1. Computing

valueOf and toString

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Two methods that every single Javascript object has are valueOf() and toString().

The purpose of the valueOf() method is to convert the object into the most meaningful primitive value possible. The result of this will therefore be whatever makes the most sense out of a boolean value, number, or character string.

The purpose of the toString() method is to convert the object into the most meaningful character string.

As most objects make more sense converted into text rather than a boolean value or number, these two methods will return the same character string values for most object types. The most obvious exceptions where different values will be returned from the valueOf() and toString() methods are Boolean objects, Number objects, and Date objects. In the case of Date objects valueOf() will return a number representing milliseconds since 1/1/1970 while toString() will return an implementation dependent text representation of the date and time.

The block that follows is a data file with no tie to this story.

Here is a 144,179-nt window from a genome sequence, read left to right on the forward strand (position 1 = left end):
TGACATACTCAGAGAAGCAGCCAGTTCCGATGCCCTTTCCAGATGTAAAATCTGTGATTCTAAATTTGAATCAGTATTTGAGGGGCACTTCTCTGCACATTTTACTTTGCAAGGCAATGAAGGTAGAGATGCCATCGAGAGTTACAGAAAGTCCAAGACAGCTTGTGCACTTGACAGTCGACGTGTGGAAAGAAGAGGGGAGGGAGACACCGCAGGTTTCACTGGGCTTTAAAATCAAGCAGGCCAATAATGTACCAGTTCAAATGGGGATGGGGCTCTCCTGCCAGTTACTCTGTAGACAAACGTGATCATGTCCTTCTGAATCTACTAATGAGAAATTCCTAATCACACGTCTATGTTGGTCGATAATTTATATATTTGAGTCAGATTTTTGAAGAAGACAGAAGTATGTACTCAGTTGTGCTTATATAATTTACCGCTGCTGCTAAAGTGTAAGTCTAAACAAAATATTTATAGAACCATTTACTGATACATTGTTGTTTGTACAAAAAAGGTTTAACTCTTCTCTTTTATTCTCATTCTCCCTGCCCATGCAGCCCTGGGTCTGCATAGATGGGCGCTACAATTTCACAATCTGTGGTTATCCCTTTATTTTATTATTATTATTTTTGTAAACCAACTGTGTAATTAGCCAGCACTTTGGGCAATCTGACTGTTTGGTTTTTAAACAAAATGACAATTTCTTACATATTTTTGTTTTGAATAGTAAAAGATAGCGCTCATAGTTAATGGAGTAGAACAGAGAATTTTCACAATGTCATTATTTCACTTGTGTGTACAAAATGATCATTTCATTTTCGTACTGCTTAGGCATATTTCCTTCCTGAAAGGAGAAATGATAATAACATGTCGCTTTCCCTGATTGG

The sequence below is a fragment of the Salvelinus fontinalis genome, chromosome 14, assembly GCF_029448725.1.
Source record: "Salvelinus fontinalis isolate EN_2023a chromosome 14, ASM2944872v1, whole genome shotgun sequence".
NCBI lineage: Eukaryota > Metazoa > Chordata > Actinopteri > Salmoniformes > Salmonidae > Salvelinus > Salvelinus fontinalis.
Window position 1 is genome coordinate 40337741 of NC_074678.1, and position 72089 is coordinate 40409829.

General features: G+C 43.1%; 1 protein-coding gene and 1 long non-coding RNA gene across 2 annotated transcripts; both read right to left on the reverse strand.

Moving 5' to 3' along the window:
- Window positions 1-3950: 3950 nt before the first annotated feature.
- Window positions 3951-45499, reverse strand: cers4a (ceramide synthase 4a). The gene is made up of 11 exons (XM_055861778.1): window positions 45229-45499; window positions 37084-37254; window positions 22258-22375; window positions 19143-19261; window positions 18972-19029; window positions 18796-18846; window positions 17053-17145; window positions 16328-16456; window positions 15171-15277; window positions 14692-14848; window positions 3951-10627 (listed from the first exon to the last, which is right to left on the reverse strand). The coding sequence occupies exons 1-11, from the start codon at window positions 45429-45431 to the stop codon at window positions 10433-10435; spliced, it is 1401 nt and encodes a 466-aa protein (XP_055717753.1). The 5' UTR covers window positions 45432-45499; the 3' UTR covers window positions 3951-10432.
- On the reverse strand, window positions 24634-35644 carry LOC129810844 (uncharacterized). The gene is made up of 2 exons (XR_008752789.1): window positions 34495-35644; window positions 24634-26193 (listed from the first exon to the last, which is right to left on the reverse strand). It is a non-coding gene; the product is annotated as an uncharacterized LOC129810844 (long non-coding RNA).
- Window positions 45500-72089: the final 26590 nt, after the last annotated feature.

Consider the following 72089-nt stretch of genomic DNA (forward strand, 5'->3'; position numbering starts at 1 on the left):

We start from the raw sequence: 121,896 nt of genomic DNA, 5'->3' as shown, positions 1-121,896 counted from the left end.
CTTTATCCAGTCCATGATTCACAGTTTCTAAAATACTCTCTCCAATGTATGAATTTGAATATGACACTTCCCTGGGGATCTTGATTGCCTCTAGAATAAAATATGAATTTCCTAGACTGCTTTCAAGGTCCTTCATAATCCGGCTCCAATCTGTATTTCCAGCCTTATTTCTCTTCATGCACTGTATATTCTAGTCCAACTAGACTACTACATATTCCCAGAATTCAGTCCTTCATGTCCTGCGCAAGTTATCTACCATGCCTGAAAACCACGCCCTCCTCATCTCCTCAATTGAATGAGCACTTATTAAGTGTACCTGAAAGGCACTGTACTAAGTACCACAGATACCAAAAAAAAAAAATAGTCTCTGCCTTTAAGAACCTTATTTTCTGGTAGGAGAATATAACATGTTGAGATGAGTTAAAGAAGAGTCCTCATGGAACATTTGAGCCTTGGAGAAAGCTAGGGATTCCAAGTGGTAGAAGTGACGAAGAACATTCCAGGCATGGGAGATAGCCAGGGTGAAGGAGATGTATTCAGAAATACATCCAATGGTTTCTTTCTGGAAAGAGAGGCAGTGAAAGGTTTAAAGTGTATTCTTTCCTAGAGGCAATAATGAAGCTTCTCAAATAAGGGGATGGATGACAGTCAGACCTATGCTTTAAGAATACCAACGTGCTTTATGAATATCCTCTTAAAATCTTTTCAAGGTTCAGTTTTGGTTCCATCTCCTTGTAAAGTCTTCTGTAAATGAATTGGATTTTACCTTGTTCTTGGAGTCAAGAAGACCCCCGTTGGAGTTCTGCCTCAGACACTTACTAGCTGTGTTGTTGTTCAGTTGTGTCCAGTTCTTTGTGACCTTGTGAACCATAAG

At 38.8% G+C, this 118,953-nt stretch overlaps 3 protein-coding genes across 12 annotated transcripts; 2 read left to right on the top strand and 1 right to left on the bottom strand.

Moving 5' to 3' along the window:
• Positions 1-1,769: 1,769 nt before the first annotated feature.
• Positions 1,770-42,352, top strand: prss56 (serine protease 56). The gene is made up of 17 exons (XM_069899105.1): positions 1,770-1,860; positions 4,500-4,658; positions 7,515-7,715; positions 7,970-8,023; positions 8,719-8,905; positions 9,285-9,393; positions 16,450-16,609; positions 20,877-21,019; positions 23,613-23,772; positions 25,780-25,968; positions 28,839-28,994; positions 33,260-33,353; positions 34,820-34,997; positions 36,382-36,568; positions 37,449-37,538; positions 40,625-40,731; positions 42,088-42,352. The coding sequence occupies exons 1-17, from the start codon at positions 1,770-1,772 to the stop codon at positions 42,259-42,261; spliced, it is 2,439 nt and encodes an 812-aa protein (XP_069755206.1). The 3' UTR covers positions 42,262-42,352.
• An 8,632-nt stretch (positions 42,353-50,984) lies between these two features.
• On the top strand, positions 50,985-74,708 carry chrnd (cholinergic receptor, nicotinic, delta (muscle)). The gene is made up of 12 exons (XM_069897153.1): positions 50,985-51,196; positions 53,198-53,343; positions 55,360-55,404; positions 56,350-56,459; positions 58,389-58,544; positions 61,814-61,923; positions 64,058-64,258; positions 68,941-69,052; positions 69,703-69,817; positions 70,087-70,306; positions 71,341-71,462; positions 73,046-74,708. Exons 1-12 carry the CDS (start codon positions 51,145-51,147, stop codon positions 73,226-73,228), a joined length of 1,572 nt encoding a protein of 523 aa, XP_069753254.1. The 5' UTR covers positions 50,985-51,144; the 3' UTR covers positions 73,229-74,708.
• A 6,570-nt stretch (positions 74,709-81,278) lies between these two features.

Most other object types will return the same value regardless of which of the two methods is used.

In some cases the text that is returned may be particularly useful. For example the value returned by both methods for an Array is a comma separated list of the arrays contents. This provides a quick and easy way of extracting the entire content of the array in one quick call. Another that probably will not have occurred to you is that each function that you define in your code is considered to be a Function object and the source code of the function can be quickly loaded into a variable using either of these methods.

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